23. February 2009 · Comments Off on Microvasculature perfusion failure in cryonics · Categories: Cryonics · Tags: , , , , ,

Under ideal circumstances cryonics patients are stabilized immediately after pronouncement of legal death by restoring  blood flow to the brain, lowering temperature, and administering medications. In most cryonics cases, however, there is a delay between pronouncement of legal death and start of cryonics procedures. In some cases there are no stabilization interventions at all. Provided that these periods of warm and cold ischemia are not too long, such patients can still be perfused with a vitrification agent. But how thorough cryoprotectant perfusion (and thus vitrification) in these cases can be remains an unresolved issue.

Since the late 1960s a number of studies have been published that document that cerebral blood flow cannot be completely restored after prolonged periods of cerebral ischemia. Brains that have been perfused with black  ink after increasing periods of ischemia have shown progressive development of no-reflow areas in the brain (as evidenced by the absence of ink). In 2002 Liu et al. used a technique that allows direct visualization of trapped erythrocytes by treating fixed brain tissue with sodium borohydride (NaBH4), which renders trapped erythrocytes fluorescent. In a rat model of focal ischemia the authors found that a significant fraction of the capillary bed (10% to 15%) in the penumbra (the area surrounding the ischemic core) is blocked by trapped erythrocytes, even after 2 hours of reperfusion.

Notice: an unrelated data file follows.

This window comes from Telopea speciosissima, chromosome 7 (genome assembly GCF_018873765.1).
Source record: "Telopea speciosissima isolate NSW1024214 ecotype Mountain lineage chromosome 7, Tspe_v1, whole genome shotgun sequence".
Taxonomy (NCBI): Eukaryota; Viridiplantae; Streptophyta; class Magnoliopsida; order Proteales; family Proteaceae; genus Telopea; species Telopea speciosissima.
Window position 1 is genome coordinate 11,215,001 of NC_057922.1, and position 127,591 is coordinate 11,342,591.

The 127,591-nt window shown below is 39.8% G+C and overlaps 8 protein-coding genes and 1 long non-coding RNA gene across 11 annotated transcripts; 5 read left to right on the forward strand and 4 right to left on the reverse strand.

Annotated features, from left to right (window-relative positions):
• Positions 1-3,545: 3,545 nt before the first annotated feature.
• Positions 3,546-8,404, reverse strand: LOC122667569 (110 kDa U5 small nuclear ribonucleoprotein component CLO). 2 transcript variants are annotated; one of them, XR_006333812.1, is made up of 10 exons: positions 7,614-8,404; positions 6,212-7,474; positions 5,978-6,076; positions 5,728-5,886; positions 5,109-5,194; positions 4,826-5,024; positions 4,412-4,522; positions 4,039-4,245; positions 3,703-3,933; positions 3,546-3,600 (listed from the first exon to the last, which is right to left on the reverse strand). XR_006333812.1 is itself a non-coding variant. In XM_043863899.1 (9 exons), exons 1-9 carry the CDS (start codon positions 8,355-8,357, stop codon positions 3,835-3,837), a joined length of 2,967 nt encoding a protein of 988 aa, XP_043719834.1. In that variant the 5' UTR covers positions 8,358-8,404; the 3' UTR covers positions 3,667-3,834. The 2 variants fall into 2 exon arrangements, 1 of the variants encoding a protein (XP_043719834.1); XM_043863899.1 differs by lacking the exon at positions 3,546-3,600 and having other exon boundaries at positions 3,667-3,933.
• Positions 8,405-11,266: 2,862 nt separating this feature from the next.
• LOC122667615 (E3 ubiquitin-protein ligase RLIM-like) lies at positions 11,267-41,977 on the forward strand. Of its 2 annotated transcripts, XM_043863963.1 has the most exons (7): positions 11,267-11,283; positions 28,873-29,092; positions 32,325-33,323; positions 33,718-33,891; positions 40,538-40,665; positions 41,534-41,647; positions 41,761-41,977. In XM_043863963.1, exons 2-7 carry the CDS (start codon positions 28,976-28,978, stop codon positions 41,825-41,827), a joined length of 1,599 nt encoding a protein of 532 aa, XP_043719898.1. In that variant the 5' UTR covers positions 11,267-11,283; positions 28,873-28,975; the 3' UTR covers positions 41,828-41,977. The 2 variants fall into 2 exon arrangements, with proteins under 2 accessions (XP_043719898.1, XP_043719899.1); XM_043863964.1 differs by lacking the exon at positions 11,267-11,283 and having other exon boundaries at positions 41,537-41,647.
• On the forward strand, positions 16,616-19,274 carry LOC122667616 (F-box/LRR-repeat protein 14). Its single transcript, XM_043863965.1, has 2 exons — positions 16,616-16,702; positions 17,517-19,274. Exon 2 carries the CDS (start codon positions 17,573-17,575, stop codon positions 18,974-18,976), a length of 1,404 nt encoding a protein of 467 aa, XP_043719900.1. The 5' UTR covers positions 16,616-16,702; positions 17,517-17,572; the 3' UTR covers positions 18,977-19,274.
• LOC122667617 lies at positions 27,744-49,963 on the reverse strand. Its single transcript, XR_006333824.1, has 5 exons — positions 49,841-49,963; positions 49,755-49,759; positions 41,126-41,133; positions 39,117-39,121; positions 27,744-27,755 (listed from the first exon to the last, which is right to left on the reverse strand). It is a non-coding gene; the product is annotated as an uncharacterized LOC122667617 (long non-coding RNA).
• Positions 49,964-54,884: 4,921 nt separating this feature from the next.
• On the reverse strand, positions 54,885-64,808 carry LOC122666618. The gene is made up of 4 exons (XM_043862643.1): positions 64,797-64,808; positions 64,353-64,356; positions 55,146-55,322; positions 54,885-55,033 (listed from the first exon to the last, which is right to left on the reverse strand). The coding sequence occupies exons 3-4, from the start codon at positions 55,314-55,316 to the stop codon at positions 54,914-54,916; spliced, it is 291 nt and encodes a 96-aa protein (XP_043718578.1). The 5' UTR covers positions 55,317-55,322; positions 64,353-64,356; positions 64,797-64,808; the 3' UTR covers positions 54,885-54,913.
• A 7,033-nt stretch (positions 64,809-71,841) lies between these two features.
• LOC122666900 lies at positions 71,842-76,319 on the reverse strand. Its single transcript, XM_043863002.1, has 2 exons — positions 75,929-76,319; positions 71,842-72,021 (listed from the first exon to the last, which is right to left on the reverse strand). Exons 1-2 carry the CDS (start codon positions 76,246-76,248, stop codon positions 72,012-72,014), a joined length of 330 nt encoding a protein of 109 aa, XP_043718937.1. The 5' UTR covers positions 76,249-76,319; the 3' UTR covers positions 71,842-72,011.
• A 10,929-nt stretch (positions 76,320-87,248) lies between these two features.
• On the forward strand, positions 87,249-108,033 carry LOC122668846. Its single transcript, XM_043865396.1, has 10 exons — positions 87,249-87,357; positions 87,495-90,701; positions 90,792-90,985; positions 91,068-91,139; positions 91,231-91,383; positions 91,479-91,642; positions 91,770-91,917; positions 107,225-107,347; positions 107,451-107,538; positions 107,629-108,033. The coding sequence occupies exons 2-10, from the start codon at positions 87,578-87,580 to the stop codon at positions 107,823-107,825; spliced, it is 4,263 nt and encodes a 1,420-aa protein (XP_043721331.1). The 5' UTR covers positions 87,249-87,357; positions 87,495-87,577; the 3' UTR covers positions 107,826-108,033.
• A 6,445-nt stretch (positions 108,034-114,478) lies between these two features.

The authors discuss a number of clinically relevant issues. They propose that the lower density of trapped erythrocytes in the ischemic core of the brain reflects hypoxia-induced lysis (which releases cytoxic hemoglobin). They further speculate that the older ink methods may have underestimated the degree of no-reflow because areas that are not accessible to red blood cells may still be accessible to other molecules. This presents an opportunity to deliver oxygen to the brain by using small oxygen carrying molecules such as perfluorocarbons.   The authors did not investigate variations in perfusion pressure or the efficacy of volume expanders to restore no-flow areas to circulation.

A focal ischemia model is not a good model for cryonics and one can only speculate what the effects of various periods of complete ischemia would be on cerebral blood flow and erythrocyte trapping. Older studies on ischemia and perfusion impairment, however, indicate that periods of 30 minutes of complete ischemia can produce substantial areas of no-flow in the brain. Unless these areas are opened to circulation during either stabilization or cryoprotectant perfusion, straight freezing of  pockets of the brain is a real possibility. It remains to be investigated if areas that are obstructed by trapped red blood cells are accessible to cryoprotectant agents and  how much of  these areas can be opened by a combination of hemodilution and non-penetrating perfusate components (through dehydration). Although cryopreservation of  ischemic brains is the norm in cryonics, our knowledge about the effects of ischemia on vitrification of the brain remains limited.

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